Backbench MPs of the CDU are now calling for further tax benefits, that currently only apply to married straight couples, to be given to gay couples. This was led by Family Affairs Minister, Kristina Schröder, who said: “In lesbian and gay life partnerships, people take on long-term responsibility for each other, and so they live by conservative values.”
Other members of the CDU said: “It is not acceptable that politicians are constantly being asked to abolish the current inequality by the constitutional court.” Also saying: “We want to recognise that life partners with a registered partnership have set up a framework for a long-term relationship based on mutual trust and affection.”
Germany first allowed registered partnership for same-sex couples in 2001, as a compromise between the equal marriage lobbyists and those who felt that marriage could only ever be between a man and a woman.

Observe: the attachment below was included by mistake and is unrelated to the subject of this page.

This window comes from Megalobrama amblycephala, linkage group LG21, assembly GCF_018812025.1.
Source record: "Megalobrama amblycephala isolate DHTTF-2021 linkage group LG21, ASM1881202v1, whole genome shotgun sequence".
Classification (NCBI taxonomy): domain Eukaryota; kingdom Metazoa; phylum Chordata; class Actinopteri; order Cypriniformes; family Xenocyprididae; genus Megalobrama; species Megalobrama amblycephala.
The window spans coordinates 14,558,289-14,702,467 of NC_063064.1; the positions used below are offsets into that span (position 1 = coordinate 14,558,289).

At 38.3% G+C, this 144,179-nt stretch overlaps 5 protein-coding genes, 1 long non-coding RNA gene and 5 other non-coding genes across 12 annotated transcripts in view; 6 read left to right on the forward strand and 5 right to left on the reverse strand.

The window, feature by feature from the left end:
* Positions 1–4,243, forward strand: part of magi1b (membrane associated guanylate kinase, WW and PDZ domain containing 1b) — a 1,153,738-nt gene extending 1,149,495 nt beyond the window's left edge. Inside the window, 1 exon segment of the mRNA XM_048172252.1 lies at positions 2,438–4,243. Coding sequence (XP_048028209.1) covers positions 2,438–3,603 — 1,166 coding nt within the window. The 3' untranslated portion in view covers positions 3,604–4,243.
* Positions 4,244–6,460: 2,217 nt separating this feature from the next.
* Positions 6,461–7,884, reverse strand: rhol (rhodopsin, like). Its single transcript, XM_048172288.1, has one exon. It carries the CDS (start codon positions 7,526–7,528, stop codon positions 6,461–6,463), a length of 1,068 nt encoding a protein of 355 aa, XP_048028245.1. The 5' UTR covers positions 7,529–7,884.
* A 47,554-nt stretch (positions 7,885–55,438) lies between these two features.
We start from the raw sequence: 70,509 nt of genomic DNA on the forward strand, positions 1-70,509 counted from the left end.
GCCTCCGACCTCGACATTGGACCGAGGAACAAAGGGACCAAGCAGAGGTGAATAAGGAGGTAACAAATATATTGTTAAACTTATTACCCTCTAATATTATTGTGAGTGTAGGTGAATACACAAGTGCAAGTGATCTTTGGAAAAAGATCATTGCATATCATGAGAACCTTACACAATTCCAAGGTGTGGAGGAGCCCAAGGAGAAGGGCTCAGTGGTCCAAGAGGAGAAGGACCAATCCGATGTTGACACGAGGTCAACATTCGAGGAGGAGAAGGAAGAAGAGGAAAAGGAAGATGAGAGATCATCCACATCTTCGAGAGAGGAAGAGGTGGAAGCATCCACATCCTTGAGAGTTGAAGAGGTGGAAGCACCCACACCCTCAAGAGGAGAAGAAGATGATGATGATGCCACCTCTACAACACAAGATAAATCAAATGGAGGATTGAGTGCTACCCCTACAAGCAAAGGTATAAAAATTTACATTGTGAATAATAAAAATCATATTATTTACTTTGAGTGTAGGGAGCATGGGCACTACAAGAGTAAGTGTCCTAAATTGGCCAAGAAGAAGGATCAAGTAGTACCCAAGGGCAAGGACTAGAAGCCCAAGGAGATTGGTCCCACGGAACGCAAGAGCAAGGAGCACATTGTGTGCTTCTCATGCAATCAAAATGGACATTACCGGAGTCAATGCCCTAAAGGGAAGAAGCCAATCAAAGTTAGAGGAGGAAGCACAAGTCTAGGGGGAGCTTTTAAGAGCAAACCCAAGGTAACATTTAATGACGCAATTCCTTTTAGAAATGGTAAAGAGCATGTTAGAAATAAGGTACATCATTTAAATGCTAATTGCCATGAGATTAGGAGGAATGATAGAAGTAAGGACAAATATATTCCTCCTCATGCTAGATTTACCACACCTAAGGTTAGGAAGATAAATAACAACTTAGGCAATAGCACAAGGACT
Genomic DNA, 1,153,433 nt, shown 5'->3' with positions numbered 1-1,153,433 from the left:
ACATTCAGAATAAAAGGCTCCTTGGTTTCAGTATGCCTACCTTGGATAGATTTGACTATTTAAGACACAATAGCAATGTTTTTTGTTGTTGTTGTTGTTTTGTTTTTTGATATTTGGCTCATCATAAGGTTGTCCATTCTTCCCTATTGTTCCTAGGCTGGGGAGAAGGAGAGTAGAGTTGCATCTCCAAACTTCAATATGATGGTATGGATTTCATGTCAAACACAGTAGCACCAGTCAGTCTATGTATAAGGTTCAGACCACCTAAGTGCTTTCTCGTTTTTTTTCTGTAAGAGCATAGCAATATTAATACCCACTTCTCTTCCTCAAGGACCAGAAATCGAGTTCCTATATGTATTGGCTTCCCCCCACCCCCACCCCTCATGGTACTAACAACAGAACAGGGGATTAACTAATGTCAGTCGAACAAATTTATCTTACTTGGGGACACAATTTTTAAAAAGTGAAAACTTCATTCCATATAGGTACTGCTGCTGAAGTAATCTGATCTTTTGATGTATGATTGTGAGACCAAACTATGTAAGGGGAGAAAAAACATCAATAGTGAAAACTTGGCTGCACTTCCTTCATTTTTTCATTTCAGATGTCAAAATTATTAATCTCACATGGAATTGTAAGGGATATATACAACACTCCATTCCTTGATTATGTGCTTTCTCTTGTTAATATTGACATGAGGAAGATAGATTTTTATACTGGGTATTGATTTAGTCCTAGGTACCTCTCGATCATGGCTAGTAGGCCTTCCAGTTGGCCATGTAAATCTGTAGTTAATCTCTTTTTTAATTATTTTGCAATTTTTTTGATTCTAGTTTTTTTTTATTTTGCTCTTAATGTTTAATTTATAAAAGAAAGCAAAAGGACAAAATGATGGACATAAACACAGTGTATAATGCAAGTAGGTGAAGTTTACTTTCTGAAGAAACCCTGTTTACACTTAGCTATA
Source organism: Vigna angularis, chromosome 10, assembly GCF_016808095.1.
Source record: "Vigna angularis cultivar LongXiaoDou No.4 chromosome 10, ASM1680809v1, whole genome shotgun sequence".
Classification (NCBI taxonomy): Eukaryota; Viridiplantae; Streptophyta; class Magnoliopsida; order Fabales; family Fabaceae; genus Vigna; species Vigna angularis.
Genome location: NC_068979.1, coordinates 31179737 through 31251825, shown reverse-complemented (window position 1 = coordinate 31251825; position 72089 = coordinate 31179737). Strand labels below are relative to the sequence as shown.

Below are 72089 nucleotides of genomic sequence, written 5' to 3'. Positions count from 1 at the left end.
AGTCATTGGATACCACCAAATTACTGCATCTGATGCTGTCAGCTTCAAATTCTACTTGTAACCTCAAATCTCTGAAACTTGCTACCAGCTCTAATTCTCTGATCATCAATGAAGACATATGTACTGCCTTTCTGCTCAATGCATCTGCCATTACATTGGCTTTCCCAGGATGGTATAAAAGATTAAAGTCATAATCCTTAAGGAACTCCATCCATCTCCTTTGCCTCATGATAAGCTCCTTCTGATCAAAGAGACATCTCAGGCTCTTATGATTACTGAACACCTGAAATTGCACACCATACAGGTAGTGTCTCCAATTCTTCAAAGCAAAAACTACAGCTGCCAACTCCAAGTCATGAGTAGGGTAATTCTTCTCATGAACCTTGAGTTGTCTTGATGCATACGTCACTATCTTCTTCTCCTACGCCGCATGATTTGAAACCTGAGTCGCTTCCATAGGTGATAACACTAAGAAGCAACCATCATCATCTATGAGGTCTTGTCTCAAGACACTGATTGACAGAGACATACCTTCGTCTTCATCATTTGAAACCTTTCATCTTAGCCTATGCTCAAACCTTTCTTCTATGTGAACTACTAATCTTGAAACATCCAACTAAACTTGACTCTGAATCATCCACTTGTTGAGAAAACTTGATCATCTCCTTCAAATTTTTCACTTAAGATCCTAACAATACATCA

These partnerships initially provided many but not all of the rights of marriage, and currently provide all except joint adoption and full tax benefits.
Not all members of the government are as convinced about the requirement to address the inequalities between same-sex and heterosexual couples. Gerda Hasselfeldt, , from the CDU’s sister party, the Christian Social Union said: "The marriage of man and woman is under special protection because it is fundamentally oriented toward creating new life. This is not the case in homosexual relationships,"